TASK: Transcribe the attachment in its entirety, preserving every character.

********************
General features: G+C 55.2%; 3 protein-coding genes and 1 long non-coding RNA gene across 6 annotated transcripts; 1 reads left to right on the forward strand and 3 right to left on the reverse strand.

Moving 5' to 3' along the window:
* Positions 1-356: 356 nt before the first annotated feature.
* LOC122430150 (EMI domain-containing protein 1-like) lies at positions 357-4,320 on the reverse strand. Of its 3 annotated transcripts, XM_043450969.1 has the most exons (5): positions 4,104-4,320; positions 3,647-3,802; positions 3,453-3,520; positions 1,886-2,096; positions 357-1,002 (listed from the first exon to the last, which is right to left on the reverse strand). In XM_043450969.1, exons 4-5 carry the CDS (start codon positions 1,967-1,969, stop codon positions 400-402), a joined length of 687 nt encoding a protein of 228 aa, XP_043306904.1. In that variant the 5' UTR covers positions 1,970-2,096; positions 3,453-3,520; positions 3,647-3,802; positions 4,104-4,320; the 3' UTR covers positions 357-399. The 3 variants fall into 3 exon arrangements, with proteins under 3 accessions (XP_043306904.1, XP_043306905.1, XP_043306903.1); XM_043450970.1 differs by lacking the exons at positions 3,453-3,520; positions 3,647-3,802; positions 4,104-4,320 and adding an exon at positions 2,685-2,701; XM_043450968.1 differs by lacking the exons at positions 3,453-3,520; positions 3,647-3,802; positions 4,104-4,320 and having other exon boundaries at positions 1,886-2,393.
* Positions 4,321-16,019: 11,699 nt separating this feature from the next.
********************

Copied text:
General features: G+C 55.2%; 3 protein-coding genes and 1 long non-coding RNA gene across 6 annotated transcripts; 1 reads left to right on the forward strand and 3 right to left on the reverse strand.

Moving 5' to 3' along the window:
* Positions 1-356: 356 nt before the first annotated feature.
* LOC122430150 (EMI domain-containing protein 1-like) lies at positions 357-4,320 on the reverse strand. Of its 3 annotated transcripts, XM_043450969.1 has the most exons (5): positions 4,104-4,320; positions 3,647-3,802; positions 3,453-3,520; positions 1,886-2,096; positions 357-1,002 (listed from the first exon to the last, which is right to left on the reverse strand). In XM_043450969.1, exons 4-5 carry the CDS (start codon positions 1,967-1,969, stop codon positions 400-402), a joined length of 687 nt encoding a protein of 228 aa, XP_043306904.1. In that variant the 5' UTR covers positions 1,970-2,096; positions 3,453-3,520; positions 3,647-3,802; positions 4,104-4,320; the 3' UTR covers positions 357-399. The 3 variants fall into 3 exon arrangements, with proteins under 3 accessions (XP_043306904.1, XP_043306905.1, XP_043306903.1); XM_043450970.1 differs by lacking the exons at positions 3,453-3,520; positions 3,647-3,802; positions 4,104-4,320 and adding an exon at positions 2,685-2,701; XM_043450968.1 differs by lacking the exons at positions 3,453-3,520; positions 3,647-3,802; positions 4,104-4,320 and having other exon boundaries at positions 1,886-2,393.
* Positions 4,321-16,019: 11,699 nt separating this feature from the next.